Indy Blue Severe, who has 322,000 followers on Instagram, has also shared Instagram Stories posts about the conspiracy, saying she was up until 2 a.m. ‘trying to prove it was fake.’
‘I looked everything up before Wayfair had the chance to delete products/rename/reprice items, so I’ve seen this stuff for myself,’ she wrote.
‘I’d rather post about this and be proved wrong later on, than [sic] ignore what I’ve seen,’ she added. ‘I encourage you to look into this for yourself as well and quick reminder that you’re not doing anything wrong by questioning VERY QUESTIONABLE THINGS. I’m so sick of seeing “conspiracy theorist” function as an insult.’
Kassady Bingham, who has more than 170,000 followers, not only brought up the conspiracy theory, but she claimed her son Lucca was almost a victim of trafficking.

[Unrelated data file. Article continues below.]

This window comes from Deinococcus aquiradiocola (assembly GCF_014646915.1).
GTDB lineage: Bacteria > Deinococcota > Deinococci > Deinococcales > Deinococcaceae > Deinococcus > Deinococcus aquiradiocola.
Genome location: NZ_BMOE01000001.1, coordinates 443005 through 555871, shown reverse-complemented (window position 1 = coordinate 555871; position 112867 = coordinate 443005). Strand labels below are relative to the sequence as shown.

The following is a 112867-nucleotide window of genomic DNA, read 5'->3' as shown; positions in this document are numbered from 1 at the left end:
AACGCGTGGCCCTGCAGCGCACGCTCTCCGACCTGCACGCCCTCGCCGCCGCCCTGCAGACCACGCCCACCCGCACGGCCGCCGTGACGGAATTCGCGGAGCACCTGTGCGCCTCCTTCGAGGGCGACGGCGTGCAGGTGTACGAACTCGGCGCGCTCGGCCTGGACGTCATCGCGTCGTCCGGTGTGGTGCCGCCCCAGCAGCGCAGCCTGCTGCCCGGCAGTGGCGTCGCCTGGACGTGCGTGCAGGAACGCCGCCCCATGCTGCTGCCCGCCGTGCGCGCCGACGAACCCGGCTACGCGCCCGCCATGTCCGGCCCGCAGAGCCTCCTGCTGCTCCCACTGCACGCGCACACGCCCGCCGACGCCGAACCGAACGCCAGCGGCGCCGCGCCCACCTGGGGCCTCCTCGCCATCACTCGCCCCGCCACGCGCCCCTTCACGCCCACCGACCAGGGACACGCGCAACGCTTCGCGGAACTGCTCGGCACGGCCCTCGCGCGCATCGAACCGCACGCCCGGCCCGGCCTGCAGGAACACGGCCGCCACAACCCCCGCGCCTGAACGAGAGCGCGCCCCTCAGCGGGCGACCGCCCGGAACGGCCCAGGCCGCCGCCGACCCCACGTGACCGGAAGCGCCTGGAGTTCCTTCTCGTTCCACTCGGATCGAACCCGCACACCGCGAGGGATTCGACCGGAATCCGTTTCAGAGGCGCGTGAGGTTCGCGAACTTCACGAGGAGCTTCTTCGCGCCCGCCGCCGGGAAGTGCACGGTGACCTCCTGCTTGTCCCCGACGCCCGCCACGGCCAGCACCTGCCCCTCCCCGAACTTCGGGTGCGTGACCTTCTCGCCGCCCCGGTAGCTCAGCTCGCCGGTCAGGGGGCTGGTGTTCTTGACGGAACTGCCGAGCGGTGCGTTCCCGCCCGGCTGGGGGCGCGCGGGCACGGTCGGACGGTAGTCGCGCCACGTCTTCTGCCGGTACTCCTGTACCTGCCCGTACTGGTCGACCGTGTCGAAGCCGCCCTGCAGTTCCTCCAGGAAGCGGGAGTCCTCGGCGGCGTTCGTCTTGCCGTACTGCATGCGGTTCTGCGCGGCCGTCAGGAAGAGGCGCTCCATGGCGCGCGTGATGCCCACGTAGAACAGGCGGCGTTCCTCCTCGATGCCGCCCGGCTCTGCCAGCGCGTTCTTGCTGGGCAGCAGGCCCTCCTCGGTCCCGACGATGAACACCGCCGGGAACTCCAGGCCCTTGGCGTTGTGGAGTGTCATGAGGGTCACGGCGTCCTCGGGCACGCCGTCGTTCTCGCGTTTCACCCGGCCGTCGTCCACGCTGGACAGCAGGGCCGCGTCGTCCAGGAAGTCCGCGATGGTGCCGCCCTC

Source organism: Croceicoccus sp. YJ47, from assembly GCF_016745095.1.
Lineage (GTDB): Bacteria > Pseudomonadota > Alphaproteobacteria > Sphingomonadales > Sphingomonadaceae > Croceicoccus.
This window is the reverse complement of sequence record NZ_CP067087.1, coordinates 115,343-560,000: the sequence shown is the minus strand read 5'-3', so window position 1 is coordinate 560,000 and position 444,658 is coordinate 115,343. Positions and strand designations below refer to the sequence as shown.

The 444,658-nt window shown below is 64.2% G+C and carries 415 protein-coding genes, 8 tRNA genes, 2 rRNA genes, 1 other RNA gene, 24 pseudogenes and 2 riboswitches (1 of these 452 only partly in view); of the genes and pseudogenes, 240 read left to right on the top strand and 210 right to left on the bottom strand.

Believer: Kassady Bingham, who has more than 170,000 followers, not only brought up the conspiracy theory, but she claimed her son Lucca was almost a victim of trafficking
On the fence: Others shared they were just happy the story was bringing attention to human trafficking, even though they weren’t sure if the Wayfair conspiracy theory was true
‘I’ve actually had a close call with what I believe were child traffickers at IKEA a few years ago,’ she wrote on her Instagram Stories. ‘I explained the story here. I know the shady people following us with bad intentions with Lucca and my niece. NOTHING is stronger or more accurate than a mother’s intuition.’
The conspiracy theory was also posted by people who didn’t necessarily believe it but wanted to discuss it with their followers.
Emily Herren, who is known as Champagne and Chanel on social media, polled her one million Instagram followers and 65 per cent of them said they believed the Wayfair conspiracy theory.
Others shared they were just happy the story was bringing attention to human trafficking, even though they weren’t sure if the Wayfair conspiracy theory was true.